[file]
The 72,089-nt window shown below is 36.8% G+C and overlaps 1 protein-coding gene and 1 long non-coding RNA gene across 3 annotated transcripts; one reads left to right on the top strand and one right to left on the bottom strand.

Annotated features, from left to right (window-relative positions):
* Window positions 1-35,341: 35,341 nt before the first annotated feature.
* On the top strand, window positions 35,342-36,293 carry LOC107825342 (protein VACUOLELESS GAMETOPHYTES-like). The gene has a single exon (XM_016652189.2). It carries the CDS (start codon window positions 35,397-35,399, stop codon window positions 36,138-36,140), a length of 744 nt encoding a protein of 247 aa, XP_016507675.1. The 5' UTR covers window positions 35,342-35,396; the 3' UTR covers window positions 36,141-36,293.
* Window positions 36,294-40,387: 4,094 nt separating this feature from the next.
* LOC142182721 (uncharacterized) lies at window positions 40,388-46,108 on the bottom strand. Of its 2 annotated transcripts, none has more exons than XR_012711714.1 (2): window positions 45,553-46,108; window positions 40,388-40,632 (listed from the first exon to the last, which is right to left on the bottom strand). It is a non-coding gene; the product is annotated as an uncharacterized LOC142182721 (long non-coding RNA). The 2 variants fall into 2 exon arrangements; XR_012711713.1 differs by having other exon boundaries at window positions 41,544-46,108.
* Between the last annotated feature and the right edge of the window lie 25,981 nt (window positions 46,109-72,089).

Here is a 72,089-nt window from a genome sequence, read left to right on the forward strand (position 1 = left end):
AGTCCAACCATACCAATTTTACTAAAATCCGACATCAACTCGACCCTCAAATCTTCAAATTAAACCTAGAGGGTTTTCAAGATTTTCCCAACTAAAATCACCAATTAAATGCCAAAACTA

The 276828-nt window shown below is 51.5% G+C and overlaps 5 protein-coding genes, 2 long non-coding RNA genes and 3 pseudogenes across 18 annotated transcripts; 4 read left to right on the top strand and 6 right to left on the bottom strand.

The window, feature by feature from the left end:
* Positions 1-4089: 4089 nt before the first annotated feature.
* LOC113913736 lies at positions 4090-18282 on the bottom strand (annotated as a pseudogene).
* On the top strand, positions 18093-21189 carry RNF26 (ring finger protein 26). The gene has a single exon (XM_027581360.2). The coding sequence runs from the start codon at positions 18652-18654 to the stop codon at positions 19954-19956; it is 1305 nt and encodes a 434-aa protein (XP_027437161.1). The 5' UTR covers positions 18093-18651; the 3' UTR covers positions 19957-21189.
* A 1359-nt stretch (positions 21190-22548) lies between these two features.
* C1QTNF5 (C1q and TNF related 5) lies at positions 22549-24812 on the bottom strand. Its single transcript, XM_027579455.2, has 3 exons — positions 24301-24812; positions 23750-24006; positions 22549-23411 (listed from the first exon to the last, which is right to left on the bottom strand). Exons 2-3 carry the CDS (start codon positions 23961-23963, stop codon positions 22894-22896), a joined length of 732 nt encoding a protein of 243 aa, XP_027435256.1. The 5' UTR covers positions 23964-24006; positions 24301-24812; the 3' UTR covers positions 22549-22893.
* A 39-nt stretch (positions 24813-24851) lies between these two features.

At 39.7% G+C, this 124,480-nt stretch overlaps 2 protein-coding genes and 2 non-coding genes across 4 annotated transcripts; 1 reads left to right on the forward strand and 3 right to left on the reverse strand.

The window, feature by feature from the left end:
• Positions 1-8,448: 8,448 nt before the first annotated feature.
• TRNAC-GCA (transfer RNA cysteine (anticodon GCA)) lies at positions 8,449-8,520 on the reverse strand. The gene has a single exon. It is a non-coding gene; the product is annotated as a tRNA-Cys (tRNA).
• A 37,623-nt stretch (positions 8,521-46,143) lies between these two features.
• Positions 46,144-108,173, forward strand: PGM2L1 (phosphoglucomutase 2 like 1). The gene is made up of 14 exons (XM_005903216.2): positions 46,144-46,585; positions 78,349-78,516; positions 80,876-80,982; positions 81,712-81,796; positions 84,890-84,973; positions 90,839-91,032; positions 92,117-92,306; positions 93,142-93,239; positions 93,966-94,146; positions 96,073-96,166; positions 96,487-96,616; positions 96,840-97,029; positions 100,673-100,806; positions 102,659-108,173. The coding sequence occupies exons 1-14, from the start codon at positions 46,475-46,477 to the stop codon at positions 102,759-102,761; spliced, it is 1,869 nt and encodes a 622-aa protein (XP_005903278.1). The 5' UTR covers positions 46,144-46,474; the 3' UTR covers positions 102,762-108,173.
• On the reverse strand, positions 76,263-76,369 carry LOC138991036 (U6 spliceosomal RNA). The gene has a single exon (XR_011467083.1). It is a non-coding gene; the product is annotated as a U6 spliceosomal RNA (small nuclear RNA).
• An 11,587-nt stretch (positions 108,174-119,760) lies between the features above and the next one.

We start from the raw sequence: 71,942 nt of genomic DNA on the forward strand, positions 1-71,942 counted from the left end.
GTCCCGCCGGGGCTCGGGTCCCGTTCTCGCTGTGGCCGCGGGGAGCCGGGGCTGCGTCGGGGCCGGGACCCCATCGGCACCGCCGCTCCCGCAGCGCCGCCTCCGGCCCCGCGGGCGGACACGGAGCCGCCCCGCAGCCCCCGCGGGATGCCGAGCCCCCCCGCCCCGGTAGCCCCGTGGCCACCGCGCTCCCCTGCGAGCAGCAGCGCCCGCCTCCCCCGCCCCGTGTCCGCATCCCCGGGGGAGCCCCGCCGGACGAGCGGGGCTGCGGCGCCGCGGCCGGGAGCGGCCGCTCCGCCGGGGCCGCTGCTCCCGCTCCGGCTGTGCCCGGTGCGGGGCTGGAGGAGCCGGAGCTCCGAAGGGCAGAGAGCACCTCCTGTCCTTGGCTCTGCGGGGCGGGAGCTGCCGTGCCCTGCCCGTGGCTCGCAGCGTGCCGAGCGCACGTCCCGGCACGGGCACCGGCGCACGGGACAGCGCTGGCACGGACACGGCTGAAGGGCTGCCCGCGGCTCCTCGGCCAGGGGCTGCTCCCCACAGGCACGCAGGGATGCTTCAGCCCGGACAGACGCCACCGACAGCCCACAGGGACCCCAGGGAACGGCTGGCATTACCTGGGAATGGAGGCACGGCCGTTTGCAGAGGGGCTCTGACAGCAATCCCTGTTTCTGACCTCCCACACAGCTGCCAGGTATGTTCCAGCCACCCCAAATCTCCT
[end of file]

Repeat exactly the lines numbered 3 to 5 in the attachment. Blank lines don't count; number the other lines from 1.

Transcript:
* Window positions 1-35,341: 35,341 nt before the first annotated feature.
* On the top strand, window positions 35,342-36,293 carry LOC107825342 (protein VACUOLELESS GAMETOPHYTES-like). The gene has a single exon (XM_016652189.2). It carries the CDS (start codon window positions 35,397-35,399, stop codon window positions 36,138-36,140), a length of 744 nt encoding a protein of 247 aa, XP_016507675.1. The 5' UTR covers window positions 35,342-35,396; the 3' UTR covers window positions 36,141-36,293.
* Window positions 36,294-40,387: 4,094 nt separating this feature from the next.